SEOUL, South Korea – South Koreans are increasingly turning to the Internet and mobile phones to buy sex following a tougher anti-prostitution law in 2004 targeting brothels.
Major red-light districts throughout South Korea dropped 42 percent since 2004 to 992 this year, according to National Police Agency records released by a legislative office.
But the number of alternative locations where sex can be bought — karaoke bars, barber shops and massage parlors — increased 26 percent to 139,273 during that period, the records showed.
In a news release, the office of Ahn Myoung-ock, a member of the National Assembly's health and welfare committee, said the Internet and mobile phones are emerging as key conduits for prostitution.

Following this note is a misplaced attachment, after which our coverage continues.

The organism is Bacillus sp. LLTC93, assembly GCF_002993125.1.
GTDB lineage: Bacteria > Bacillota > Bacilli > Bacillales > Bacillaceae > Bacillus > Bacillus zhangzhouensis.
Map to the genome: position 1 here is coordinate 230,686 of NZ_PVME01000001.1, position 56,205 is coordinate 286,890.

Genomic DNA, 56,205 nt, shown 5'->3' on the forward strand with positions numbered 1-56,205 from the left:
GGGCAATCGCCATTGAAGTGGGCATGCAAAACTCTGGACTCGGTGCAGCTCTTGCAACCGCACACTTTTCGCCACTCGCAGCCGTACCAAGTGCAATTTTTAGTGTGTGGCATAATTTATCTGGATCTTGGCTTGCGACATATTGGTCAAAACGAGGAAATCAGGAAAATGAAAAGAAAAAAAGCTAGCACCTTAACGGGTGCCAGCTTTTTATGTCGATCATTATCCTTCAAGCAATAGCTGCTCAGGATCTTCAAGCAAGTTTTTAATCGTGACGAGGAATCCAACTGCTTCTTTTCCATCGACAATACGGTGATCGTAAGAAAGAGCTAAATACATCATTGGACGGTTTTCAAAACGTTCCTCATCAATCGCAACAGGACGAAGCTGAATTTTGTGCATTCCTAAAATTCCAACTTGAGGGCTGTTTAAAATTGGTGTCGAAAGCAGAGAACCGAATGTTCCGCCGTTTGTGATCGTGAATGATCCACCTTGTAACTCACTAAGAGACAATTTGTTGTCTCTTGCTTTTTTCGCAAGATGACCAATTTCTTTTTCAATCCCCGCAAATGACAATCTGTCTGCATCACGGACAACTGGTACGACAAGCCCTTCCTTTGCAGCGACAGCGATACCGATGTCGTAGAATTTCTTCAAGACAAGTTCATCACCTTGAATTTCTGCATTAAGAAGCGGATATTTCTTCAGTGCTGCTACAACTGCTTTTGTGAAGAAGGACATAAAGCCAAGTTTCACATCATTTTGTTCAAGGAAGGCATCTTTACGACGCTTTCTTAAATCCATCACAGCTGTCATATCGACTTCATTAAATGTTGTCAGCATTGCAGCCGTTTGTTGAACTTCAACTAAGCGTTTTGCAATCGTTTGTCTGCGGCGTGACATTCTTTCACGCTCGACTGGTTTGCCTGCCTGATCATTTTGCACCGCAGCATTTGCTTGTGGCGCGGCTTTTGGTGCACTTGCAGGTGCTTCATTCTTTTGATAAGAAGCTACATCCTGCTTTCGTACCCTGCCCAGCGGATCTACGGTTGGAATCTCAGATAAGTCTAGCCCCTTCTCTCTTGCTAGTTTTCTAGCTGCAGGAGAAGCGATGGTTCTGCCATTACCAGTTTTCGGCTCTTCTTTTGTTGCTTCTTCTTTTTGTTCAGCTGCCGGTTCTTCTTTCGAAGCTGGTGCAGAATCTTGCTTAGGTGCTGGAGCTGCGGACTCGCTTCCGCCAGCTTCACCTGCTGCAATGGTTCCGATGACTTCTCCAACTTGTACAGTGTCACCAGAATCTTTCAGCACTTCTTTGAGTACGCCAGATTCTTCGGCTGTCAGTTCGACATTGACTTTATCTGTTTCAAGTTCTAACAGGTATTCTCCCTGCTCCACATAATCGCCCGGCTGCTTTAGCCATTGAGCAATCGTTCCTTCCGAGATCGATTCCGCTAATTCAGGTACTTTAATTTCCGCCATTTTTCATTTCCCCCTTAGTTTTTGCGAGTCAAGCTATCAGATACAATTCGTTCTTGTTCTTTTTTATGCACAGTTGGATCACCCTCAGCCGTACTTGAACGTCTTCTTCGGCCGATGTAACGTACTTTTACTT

The office cited data by the state-run Korea Internet Safety Commission showing it received reports that 11,724 Web sites and mobile phone content operators were arranging prostitution as of this past June, more than quadruple the 2,680 in 2005.
The commission didn't provide figures for prior years.
The office said sex Web sites are posting prices and services along with photographs.
"In particular, female university students are looking for easy, convenient part-time jobs through these sites, but the oversight over these sites has been insufficient," the office said in a statement.
Prostitution is illegal in South Korea, and the 2004 law imposed tougher punishment on human traffickers, pimps and others involved in prostitution.